Flying higher for D&I – an invitation and a challenge to Australian business leaders.



In the flurry of International Women’s Day events, speaking engagements and activities, I stole a moment to reflect on how the conversation has shifted since I launched Inspiring Rare Birds five years ago.

More women now see that entrepreneurship is an option open to everyone. Females made up 20% of family business decision-makers/board members in 2018, up from 15% in 2015. 

In 2018-19, 46,600 females became business owner-managers, raising their representation to 35%, thanks in part to our invaluable mentoring partnerships, as well as the networks and education Inspiring Rare Birds facilitated through programs, books, events and ambassadors in 16 regions across Australia and Papua New Guinea.

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We’ve played an important part in creating role models, and supporting strong business growth, and are so grateful to everyone in the Rare Birds community who has stood behind female entrepreneurs.

Corporate Australia is now talking about gender equality at the strategic level and creating diversity and inclusion (D&I) working groups and initiatives, but I see many leaders struggle to find simple ways to establish effective D&I programs in their business.

The sobering findings of the 2020 Global Gender Gap Report are that women’s representation on boards in Australia has dropped to 28.7% and gender parity will not be attained for 99.5 years. 

Corporate Australia needs to do more to build structures and embed cultures that encourage thriving diversity and inclusion in workplaces.

100 years is far too long to wait. 

Since I opened the Rare Birds mentoring program up to corporates two years ago, organisations like @7West Media, @American Express, @PwC and @WesTrac have seen how having a Rare Birds mentor has improved their emerging leaders’ business confidence and fundamentally changed the way their teams think, act and communicate – it has a trickle down effect that drives immense value.

Fully managed and measured corporate mentoring – which matches cohorts of 20-50 emerging leaders with high calibre external Mentors in a 12 month program – is proven to drive tangible results, increase talent retention, and provide game-changing commercial value and innovation in individuals and teams.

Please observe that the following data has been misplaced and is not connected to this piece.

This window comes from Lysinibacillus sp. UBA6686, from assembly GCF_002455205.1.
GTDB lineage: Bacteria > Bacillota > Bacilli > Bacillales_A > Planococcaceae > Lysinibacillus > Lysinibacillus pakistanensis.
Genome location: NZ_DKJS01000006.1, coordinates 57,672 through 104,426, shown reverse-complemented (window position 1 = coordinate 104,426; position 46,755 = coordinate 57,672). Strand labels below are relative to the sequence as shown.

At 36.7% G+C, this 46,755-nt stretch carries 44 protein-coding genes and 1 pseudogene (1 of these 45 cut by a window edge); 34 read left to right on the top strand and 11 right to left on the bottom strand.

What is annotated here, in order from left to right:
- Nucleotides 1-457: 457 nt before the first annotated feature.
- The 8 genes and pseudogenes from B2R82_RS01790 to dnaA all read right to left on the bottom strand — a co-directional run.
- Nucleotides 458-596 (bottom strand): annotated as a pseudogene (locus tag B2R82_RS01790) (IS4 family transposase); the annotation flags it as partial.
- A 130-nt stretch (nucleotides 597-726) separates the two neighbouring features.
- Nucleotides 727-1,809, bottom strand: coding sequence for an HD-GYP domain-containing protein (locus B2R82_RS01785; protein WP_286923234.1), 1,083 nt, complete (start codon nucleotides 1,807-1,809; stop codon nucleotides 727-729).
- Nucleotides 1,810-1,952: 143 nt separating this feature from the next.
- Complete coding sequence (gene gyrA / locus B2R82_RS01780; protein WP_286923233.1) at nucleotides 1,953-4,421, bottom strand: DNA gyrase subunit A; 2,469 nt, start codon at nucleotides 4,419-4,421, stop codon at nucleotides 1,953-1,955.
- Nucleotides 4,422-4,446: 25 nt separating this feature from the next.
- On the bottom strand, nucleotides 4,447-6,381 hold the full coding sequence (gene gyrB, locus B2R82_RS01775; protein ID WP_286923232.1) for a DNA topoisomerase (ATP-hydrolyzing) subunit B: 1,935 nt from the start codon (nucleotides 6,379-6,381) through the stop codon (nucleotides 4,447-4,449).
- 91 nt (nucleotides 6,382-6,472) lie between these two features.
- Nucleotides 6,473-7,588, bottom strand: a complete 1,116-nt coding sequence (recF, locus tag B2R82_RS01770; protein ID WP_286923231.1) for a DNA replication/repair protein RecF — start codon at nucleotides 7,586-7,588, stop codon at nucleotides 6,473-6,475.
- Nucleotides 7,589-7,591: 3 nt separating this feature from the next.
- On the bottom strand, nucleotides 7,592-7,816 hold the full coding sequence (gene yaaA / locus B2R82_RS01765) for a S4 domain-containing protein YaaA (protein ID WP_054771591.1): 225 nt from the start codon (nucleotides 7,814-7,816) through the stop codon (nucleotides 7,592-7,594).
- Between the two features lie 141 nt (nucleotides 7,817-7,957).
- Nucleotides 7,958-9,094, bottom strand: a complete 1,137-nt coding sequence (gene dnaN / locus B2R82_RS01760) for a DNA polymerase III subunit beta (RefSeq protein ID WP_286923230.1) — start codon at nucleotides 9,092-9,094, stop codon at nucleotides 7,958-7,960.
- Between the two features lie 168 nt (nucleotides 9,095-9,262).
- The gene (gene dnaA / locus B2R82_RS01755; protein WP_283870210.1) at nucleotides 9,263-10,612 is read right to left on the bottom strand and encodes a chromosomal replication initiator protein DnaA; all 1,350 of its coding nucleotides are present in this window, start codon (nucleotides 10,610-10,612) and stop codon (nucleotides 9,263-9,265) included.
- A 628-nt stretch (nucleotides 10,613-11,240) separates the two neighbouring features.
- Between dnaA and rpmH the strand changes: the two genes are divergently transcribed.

This week, the incredible team at Rare Birds launched a refreshed brand, website and expanded vision to help businesses ‘walk the talk’ and start to really move the needle on D&I, at the organisational level.

We want to ensure all emerging leaders and entrepreneurs can clearly identify businesses they want to work for and build because of their sustained commitment to D&I.

It’s an ambitious vision, but it’s achievable with a sustained, ‘always on’ commitment to D&I and considered investment in staff and emerging leaders.

The stakes of under-committing, in financial terms, employment terms and reputational terms, are high. As long ago as 2015, McKinsey estimated that as much as US$12 trillion could be added to global annual GDP by 2025 by making opportunities for women the equal of those of men. More diverse teams are proven to drive greater innovation revenue.

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In just five years, 75% of the global workforce will be millennials (according to the World Economic Forum) – the first generation expecting full inclusion and diversity across the organisations that employ them.  

And Australian employees are vocal about diversity, inclusion, and employee well-being generally. According to the 2020 Employee Expectations report from Peakon, “Businesses that don’t keep pace with these evolving trends will fail to connect with their most critical audience: their current and future employees. Boosting engagement is critical for those that want to remain a competitive workplace.” 

Get D&I wrong, and your future millennial workforce will leave. 

So what is your organisation doing to make genuinely diverse and inclusive structures and cultures a reality in a meaningful, sustainable way? 

D&I starts with role models, so we are recruiting new mentors from all industries, across all backgrounds, around Australia.

Organisations seeking to create meaningful diversity programs, and individuals wishing to become mentors, should visit

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